A complicating factor is the former president Donald Trump administration’s application of sanctions against the ICC prosecutor, an executive order which has still not been rescinded by US president Joe Biden. The order has a “further chilling effect” on the ground according to Power, as it “is intended to directly target investigators, lawyers, victims, witnesses, human rights defenders and also NGO funders, including those working towards the prosecution of perpetrators of war crimes and crimes against humanity in the occupied Palestinian territory, to circumvent the course of justice.”

Removing Trump’s executive order has become “complicated” says Rapp because American supporters of Israel “react in a visceral kind of way” to the very fact that the investigation is there, “even though these cases may not ever go anywhere, even though they're not winners”. And this “complicates the relationship with the court”.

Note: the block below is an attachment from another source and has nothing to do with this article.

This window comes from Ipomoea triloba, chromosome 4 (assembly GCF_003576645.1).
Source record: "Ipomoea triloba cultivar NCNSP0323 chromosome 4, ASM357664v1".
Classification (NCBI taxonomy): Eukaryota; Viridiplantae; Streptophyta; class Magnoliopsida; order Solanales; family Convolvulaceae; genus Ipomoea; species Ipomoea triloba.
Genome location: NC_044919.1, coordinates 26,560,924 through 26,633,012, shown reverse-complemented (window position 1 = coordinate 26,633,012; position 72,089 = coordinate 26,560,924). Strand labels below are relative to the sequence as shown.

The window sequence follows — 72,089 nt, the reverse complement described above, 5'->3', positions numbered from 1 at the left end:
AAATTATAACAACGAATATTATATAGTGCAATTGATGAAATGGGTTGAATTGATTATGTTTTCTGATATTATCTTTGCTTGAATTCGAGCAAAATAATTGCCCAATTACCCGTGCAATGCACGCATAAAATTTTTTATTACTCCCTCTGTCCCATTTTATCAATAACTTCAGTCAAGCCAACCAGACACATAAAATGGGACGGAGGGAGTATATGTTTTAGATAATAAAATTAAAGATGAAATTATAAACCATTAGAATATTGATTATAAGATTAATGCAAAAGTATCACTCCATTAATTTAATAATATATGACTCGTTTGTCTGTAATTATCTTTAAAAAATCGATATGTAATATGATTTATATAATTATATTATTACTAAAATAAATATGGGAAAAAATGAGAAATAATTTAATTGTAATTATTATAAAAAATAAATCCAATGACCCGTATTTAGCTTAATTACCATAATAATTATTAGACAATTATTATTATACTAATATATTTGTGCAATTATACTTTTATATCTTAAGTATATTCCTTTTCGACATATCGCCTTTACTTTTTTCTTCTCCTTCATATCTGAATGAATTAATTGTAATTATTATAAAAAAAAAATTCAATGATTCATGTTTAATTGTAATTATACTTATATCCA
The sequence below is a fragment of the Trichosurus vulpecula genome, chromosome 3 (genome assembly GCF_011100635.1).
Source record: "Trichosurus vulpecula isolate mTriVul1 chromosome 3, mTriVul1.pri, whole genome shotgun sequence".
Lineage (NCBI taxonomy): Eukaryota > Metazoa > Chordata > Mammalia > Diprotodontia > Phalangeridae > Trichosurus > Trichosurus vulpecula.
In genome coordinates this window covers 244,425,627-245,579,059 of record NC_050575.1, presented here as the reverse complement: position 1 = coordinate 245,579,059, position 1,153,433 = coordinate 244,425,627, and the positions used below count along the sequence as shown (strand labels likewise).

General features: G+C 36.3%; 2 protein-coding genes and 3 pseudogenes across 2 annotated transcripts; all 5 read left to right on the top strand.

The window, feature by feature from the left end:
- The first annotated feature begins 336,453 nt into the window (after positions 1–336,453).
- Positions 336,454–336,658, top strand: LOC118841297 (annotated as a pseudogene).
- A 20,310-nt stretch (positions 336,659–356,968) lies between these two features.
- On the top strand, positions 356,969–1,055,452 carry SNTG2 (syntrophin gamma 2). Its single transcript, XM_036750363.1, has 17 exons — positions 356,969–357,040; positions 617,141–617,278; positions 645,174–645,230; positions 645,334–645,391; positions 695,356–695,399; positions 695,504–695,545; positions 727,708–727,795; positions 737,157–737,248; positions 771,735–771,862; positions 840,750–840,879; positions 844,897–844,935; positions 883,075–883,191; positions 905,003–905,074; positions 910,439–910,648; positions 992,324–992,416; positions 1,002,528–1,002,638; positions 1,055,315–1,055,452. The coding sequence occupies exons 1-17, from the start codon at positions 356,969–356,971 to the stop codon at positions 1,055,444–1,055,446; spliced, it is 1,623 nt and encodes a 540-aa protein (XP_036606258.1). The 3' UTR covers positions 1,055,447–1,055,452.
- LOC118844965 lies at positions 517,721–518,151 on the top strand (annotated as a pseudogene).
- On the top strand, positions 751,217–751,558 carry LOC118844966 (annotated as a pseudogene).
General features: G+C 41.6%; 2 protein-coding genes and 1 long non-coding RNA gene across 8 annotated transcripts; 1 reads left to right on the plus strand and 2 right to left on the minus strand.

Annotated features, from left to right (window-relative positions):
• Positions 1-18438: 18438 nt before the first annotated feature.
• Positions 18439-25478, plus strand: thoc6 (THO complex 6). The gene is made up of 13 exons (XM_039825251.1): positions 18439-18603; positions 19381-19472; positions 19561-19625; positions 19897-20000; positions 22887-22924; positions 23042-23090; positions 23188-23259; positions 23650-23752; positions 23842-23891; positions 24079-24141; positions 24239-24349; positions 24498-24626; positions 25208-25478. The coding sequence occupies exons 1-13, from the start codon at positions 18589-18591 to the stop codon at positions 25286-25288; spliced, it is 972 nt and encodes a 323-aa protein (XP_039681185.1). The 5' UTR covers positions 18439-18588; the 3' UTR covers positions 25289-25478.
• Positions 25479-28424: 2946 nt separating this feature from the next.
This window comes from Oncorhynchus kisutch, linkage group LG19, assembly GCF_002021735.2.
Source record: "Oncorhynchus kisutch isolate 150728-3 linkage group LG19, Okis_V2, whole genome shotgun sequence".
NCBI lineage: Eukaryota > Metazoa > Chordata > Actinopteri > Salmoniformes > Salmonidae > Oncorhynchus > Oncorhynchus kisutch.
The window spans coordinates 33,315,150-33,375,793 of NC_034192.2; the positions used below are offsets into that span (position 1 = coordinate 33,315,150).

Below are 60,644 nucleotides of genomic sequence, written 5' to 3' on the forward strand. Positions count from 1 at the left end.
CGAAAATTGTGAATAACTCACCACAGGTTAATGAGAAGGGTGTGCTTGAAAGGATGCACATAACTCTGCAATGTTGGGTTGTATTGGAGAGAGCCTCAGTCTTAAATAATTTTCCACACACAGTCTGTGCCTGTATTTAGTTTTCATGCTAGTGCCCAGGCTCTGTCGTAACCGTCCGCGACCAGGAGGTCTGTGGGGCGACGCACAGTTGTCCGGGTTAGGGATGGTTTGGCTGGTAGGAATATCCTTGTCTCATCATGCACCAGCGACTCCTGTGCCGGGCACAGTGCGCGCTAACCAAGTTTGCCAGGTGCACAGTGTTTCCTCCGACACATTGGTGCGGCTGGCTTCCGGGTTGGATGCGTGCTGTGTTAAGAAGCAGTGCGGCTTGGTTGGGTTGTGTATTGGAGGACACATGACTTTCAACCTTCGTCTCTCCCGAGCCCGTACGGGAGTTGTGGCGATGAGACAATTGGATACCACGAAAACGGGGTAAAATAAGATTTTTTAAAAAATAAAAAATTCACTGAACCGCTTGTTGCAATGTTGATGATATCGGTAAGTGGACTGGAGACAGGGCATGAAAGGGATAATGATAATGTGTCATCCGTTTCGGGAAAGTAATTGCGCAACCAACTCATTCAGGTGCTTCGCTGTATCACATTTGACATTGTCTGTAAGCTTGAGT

Palestinian activists attach a firebomb to a kite (Gaza Strip)
Palestinian activists attach a firebomb to a kite flown across the border of the Gaza Strip, 20 April 2018. These acts, when they involve civilian deaths, are also covered by the International Criminal Court's investigation. © Said Khatib / AFP


For many years the Office of the Prosecutor has received reams of information from human rights activists and the Palestinian authorities. But there are crimes here that involve both sides of the conflict. And for the Palestinians it may prove a double-edged sword, because crimes by the Palestinian commanders may be easier to prove than those by Israeli military.